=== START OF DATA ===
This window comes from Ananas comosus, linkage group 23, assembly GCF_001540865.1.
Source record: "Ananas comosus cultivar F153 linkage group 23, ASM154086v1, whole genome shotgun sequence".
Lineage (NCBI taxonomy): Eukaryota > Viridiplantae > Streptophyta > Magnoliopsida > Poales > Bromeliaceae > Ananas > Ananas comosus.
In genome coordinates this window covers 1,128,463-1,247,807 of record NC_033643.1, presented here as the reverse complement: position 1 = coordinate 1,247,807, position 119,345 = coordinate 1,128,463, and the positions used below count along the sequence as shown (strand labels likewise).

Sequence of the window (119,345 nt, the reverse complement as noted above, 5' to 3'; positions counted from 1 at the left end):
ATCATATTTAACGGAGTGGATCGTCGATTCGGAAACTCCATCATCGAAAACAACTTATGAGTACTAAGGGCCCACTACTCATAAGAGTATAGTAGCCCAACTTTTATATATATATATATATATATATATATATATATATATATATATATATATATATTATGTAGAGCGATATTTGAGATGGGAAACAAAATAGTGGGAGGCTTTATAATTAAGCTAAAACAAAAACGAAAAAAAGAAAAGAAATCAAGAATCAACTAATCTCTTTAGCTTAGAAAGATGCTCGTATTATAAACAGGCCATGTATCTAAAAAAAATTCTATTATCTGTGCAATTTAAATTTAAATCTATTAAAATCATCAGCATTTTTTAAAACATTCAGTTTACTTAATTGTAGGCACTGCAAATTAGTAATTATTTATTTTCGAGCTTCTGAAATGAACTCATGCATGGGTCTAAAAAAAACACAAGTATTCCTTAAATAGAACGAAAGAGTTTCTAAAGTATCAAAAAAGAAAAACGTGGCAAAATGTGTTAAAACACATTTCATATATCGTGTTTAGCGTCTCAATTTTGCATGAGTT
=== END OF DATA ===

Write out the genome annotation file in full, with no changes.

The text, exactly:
This window comes from Ananas comosus, linkage group 23, assembly GCF_001540865.1.
Source record: "Ananas comosus cultivar F153 linkage group 23, ASM154086v1, whole genome shotgun sequence".
Lineage (NCBI taxonomy): Eukaryota > Viridiplantae > Streptophyta > Magnoliopsida > Poales > Bromeliaceae > Ananas > Ananas comosus.
In genome coordinates this window covers 1,128,463-1,247,807 of record NC_033643.1, presented here as the reverse complement: position 1 = coordinate 1,247,807, position 119,345 = coordinate 1,128,463, and the positions used below count along the sequence as shown (strand labels likewise).

Sequence of the window (119,345 nt, the reverse complement as noted above, 5' to 3'; positions counted from 1 at the left end):
ATCATATTTAACGGAGTGGATCGTCGATTCGGAAACTCCATCATCGAAAACAACTTATGAGTACTAAGGGCCCACTACTCATAAGAGTATAGTAGCCCAACTTTTATATATATATATATATATATATATATATATATATATATATATATATATATATTATGTAGAGCGATATTTGAGATGGGAAACAAAATAGTGGGAGGCTTTATAATTAAGCTAAAACAAAAACGAAAAAAAGAAAAGAAATCAAGAATCAACTAATCTCTTTAGCTTAGAAAGATGCTCGTATTATAAACAGGCCATGTATCTAAAAAAAATTCTATTATCTGTGCAATTTAAATTTAAATCTATTAAAATCATCAGCATTTTTTAAAACATTCAGTTTACTTAATTGTAGGCACTGCAAATTAGTAATTATTTATTTTCGAGCTTCTGAAATGAACTCATGCATGGGTCTAAAAAAAACACAAGTATTCCTTAAATAGAACGAAAGAGTTTCTAAAGTATCAAAAAAGAAAAACGTGGCAAAATGTGTTAAAACACATTTCATATATCGTGTTTAGCGTCTCAATTTTGCATGAGTT